Twitter replaces its gun emoji with a water gun

Twitter replaces its gun emoji with a water gun
From TechCrunch - April 11, 2018

Twitterhas now followed Apples lead in changing its pistol emojito a harmless, bright green water gun. And in doing so, the company that has struggled to handle the abuse, hate speech and harassment taking place across its platform, has removed one of the means for online abusers to troll their victims.

The change is one of several rolling out now in Twitters emoji update, Twemoji 2.6, which impacts Twitter users on the web, mobile web and on Tweetdeck.

Below: Apples water gun

Below: Twitters water gun

The decision to replace an emoji of a weapon to a childs toy was seen as a political statementwhen Apple in 2016 rolled out its own water gun emojiin iOS 10.The company had also argued against the addition of a rifle emoji, ultimately leading to the Unicodes decision to remove the gun from its list of new emoji candidates that same year.

With these moves, Apple was effectively telling people that a gun didnt have a place in the pictorial language people commonly use when messaging on mobile devices.

These sorts of changes matter because of emojis ability to influence culture and its function as a globally understood form of communication. Thats why so much attention is given to those emoji updates that go beyond the cosmeticlike updates that offer better representations of human skin tones, show different types of family groupings or relationships or give various professionslike a police officer or a scientistboth male and female versions, for example.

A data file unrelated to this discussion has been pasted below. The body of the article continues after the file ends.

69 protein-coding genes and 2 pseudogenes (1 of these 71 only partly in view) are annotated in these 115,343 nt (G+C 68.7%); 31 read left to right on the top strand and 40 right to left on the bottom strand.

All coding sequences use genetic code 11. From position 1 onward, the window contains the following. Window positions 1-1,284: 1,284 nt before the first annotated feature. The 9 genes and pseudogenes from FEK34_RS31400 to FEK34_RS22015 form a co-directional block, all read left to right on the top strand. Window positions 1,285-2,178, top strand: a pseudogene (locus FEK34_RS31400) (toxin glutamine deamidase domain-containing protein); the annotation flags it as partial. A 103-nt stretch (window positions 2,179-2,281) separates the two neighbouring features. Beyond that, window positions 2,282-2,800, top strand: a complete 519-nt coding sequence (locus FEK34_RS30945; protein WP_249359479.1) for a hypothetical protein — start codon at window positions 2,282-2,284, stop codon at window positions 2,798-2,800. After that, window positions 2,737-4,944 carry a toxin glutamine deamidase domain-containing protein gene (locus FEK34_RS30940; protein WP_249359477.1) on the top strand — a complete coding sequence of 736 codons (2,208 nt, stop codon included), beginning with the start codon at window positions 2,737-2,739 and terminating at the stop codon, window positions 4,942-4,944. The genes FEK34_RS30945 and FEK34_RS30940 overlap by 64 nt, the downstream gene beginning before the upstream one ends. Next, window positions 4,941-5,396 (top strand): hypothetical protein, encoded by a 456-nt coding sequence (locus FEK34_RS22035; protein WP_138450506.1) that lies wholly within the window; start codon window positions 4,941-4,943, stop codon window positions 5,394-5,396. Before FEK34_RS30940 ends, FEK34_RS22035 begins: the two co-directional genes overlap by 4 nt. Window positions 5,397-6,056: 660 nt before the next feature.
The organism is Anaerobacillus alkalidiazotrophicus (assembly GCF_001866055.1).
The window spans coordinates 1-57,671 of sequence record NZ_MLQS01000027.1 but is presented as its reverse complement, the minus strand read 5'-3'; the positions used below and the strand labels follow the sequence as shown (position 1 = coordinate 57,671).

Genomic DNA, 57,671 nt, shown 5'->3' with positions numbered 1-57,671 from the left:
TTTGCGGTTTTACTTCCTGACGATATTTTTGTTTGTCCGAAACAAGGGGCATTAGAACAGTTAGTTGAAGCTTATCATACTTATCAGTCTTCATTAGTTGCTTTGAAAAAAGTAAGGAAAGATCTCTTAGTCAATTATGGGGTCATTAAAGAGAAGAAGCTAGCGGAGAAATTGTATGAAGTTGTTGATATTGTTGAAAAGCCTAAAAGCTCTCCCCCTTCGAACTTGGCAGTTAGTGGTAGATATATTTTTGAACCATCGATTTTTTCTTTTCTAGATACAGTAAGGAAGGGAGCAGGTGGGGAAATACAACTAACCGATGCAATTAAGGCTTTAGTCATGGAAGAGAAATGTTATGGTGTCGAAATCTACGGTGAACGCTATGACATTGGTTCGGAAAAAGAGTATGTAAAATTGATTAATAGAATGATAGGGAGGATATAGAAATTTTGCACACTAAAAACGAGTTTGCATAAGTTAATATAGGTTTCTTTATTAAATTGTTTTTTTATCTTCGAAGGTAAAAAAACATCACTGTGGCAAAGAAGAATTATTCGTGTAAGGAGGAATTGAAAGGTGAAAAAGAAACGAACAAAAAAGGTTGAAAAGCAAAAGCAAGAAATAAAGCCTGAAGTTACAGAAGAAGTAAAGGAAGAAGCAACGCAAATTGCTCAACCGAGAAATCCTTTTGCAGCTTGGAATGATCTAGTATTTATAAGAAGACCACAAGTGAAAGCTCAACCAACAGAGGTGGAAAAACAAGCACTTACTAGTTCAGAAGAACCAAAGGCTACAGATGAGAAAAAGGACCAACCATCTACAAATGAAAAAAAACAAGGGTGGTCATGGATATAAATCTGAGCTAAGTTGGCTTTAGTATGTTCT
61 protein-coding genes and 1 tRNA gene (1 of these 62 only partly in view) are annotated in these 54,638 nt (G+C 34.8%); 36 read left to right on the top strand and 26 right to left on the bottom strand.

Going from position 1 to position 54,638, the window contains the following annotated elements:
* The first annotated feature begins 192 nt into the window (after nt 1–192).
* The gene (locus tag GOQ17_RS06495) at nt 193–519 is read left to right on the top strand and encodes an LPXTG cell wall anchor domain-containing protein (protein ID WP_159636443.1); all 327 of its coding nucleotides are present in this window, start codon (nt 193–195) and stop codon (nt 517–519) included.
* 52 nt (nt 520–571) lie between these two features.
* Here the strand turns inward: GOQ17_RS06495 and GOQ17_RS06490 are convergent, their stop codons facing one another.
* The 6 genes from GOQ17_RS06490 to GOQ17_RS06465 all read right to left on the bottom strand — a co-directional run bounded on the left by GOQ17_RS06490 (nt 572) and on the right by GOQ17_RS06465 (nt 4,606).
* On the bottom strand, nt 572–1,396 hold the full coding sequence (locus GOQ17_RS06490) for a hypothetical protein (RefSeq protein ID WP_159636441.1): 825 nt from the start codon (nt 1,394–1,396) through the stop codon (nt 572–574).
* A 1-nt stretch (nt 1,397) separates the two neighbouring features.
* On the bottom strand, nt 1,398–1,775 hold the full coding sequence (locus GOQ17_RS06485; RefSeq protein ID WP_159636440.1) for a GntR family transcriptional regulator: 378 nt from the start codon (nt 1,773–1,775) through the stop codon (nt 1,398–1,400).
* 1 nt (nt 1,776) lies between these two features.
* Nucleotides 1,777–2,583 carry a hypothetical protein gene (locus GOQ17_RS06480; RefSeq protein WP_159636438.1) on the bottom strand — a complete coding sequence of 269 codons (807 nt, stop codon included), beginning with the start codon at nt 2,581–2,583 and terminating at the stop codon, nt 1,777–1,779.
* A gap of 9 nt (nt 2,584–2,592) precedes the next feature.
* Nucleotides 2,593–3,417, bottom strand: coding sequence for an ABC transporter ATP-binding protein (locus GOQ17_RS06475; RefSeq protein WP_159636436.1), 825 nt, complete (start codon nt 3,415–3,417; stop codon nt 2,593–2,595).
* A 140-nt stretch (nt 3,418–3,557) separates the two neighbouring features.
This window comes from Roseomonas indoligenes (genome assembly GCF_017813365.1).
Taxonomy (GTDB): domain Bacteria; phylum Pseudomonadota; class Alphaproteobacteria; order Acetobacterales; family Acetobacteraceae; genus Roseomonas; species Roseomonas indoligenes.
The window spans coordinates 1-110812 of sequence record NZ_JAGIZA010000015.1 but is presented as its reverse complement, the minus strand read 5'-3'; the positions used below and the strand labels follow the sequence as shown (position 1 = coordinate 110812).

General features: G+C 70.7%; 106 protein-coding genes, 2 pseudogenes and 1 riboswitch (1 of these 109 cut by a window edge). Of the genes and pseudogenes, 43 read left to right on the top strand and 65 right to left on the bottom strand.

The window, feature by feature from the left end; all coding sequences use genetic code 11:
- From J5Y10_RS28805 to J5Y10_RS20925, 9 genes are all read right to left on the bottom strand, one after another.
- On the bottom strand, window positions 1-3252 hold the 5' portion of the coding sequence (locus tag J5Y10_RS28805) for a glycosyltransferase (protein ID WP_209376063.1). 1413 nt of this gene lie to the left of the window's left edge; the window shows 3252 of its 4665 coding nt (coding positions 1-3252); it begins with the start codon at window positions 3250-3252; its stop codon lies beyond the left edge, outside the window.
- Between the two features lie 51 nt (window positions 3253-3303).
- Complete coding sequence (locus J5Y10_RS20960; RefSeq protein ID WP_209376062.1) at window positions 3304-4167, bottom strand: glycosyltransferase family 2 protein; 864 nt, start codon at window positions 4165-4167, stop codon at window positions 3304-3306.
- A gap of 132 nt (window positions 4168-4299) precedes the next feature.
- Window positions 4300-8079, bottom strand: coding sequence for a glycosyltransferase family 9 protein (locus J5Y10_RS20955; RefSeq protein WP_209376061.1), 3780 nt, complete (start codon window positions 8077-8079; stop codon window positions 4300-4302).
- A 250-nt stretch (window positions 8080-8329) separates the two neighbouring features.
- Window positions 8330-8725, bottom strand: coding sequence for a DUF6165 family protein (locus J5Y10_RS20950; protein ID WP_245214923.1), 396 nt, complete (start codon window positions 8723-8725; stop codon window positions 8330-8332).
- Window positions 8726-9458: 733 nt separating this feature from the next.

In the case of the water pistol, Apple set a certain standard that others in the industry have since followed.

Samsung also later replaced its gun with a water gun, as did WhatsApp. Google, meanwhile, didnt follow Apples lead, saying thatit believed in cross-platform communication. Many others left their realistic gun emojis alone, too, including Microsoft.

The main problem with the different appearances of the pistol emoji has been the potential for confusion when one platform displays this as an innocuous toy, and another shows the same emoji as a weapon. This was particularly an issue in 2016 when Apple changed the pistol emoji out of step with every single other vendor at the time, notesJeremy Burge, Emojipedias founder and vice chair on the Unicode Emoji Subcommittee.Now were seeing multiple vendors all changing to a water pistol image all in a similar timeframe with Samsung and Twitter both changing their design this year, he says.


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